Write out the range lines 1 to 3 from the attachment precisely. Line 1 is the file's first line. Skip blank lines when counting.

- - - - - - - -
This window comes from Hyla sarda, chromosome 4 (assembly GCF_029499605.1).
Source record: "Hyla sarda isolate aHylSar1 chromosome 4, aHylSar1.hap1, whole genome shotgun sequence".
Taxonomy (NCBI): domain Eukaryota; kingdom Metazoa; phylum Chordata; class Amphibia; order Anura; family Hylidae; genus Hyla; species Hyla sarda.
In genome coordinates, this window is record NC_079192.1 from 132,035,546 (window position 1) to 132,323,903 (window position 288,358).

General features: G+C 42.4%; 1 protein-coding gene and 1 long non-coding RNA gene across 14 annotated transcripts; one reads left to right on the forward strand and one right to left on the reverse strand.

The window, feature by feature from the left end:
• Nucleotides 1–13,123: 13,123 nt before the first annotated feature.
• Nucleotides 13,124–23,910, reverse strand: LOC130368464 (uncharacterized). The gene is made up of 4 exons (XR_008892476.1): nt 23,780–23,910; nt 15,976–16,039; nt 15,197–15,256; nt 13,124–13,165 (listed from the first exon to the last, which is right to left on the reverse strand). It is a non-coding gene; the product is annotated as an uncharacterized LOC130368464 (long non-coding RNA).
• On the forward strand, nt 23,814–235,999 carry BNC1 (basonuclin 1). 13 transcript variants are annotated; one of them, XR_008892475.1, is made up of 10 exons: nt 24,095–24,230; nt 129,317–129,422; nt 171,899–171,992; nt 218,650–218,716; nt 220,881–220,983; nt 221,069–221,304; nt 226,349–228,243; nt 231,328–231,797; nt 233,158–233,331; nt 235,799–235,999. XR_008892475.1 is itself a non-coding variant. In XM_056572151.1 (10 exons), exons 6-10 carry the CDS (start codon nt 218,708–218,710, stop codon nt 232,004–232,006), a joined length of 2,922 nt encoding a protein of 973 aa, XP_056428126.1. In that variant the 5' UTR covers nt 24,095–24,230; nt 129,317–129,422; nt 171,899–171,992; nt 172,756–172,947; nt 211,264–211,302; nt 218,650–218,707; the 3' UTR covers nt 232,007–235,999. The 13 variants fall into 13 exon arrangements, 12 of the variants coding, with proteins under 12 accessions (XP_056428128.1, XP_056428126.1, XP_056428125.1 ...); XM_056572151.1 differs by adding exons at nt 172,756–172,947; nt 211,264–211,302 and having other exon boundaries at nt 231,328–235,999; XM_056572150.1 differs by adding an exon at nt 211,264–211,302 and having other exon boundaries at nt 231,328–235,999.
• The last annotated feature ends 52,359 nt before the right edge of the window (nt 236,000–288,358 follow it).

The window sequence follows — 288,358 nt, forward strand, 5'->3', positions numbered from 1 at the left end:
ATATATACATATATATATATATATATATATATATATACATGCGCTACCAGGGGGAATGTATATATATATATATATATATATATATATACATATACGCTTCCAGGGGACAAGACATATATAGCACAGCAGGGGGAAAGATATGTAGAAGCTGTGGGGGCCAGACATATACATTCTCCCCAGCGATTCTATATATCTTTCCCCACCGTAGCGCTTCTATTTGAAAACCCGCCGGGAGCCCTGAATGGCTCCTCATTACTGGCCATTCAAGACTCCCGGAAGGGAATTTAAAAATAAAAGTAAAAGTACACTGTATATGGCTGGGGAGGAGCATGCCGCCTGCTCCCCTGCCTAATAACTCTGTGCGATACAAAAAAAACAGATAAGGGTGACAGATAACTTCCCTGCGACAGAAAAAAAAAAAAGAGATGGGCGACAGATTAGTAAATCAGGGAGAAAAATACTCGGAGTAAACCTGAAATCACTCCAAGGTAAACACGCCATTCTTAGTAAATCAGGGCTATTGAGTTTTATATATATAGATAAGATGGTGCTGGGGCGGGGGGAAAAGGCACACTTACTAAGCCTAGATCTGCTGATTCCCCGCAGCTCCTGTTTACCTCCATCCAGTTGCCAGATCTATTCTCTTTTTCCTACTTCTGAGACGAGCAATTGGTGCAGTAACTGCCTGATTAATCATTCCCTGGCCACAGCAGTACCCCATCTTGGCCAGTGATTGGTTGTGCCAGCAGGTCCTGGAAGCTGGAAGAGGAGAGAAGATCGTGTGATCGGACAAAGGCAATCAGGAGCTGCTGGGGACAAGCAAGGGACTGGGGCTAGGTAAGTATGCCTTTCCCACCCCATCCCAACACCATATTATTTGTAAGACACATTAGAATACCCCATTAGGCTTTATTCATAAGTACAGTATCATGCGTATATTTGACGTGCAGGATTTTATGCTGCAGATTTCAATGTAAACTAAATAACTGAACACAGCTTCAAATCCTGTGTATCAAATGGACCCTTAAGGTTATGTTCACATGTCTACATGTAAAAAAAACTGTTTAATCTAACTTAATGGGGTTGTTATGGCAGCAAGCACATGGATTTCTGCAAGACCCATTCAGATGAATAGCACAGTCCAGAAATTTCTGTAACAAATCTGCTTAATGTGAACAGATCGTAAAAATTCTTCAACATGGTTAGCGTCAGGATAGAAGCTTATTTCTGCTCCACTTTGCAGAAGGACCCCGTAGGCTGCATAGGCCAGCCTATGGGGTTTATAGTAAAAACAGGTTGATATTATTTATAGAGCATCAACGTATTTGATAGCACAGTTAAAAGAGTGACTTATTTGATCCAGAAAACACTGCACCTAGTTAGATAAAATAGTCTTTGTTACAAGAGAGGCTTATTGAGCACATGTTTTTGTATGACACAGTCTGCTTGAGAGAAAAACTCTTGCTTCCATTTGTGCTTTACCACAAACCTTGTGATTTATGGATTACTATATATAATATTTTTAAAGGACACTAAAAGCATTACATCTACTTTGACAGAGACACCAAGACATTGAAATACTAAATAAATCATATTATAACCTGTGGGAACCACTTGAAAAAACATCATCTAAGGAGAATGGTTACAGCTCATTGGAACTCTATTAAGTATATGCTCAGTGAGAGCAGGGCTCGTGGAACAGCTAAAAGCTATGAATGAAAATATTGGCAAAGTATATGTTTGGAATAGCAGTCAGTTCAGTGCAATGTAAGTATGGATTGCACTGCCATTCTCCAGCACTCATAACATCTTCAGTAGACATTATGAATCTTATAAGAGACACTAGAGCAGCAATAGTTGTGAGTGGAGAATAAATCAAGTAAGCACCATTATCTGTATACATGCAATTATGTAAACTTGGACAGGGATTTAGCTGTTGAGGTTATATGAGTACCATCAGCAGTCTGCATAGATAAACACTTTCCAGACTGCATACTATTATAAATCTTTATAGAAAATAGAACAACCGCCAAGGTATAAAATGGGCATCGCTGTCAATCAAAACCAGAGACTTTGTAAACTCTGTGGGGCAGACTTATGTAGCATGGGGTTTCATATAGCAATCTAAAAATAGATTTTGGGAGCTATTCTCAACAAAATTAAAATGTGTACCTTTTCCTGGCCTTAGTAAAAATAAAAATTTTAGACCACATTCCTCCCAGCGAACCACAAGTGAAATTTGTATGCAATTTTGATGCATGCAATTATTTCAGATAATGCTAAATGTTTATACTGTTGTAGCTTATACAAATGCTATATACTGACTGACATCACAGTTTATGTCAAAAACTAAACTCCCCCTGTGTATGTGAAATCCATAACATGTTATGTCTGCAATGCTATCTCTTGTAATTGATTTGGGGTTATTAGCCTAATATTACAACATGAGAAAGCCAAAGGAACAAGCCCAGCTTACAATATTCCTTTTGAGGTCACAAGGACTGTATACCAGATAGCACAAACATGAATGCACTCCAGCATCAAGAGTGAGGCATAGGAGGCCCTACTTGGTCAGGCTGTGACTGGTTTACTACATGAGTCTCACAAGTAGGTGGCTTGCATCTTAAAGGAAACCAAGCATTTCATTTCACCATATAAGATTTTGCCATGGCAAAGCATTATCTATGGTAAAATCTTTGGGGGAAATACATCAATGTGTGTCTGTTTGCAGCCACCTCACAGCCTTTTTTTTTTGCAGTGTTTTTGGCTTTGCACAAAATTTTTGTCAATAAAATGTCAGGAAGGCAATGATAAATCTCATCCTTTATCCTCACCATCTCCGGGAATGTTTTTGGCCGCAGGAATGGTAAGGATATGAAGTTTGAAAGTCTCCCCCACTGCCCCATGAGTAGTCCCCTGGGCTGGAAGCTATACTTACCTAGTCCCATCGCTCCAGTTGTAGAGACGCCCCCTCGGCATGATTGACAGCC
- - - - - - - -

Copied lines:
This window comes from Hyla sarda, chromosome 4 (assembly GCF_029499605.1).
Source record: "Hyla sarda isolate aHylSar1 chromosome 4, aHylSar1.hap1, whole genome shotgun sequence".
Taxonomy (NCBI): domain Eukaryota; kingdom Metazoa; phylum Chordata; class Amphibia; order Anura; family Hylidae; genus Hyla; species Hyla sarda.